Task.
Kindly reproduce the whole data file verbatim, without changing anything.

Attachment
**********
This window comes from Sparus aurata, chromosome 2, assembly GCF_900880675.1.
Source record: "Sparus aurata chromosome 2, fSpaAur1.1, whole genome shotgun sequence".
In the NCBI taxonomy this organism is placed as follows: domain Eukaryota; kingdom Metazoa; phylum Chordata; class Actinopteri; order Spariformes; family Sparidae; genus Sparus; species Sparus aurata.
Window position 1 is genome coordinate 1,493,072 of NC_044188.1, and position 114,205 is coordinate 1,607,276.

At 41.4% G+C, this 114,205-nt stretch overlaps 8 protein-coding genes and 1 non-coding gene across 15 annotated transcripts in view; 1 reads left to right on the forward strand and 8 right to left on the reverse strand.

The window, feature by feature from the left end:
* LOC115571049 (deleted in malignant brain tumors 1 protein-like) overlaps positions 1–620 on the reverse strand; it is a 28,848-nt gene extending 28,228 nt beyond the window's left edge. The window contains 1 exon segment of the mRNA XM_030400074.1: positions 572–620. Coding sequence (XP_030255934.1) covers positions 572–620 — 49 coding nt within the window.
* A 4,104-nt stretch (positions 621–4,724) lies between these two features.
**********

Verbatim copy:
This window comes from Sparus aurata, chromosome 2, assembly GCF_900880675.1.
Source record: "Sparus aurata chromosome 2, fSpaAur1.1, whole genome shotgun sequence".
In the NCBI taxonomy this organism is placed as follows: domain Eukaryota; kingdom Metazoa; phylum Chordata; class Actinopteri; order Spariformes; family Sparidae; genus Sparus; species Sparus aurata.
Window position 1 is genome coordinate 1,493,072 of NC_044188.1, and position 114,205 is coordinate 1,607,276.

At 41.4% G+C, this 114,205-nt stretch overlaps 8 protein-coding genes and 1 non-coding gene across 15 annotated transcripts in view; 1 reads left to right on the forward strand and 8 right to left on the reverse strand.

The window, feature by feature from the left end:
* LOC115571049 (deleted in malignant brain tumors 1 protein-like) overlaps positions 1–620 on the reverse strand; it is a 28,848-nt gene extending 28,228 nt beyond the window's left edge. The window contains 1 exon segment of the mRNA XM_030400074.1: positions 572–620. Coding sequence (XP_030255934.1) covers positions 572–620 — 49 coding nt within the window.
* A 4,104-nt stretch (positions 621–4,724) lies between these two features.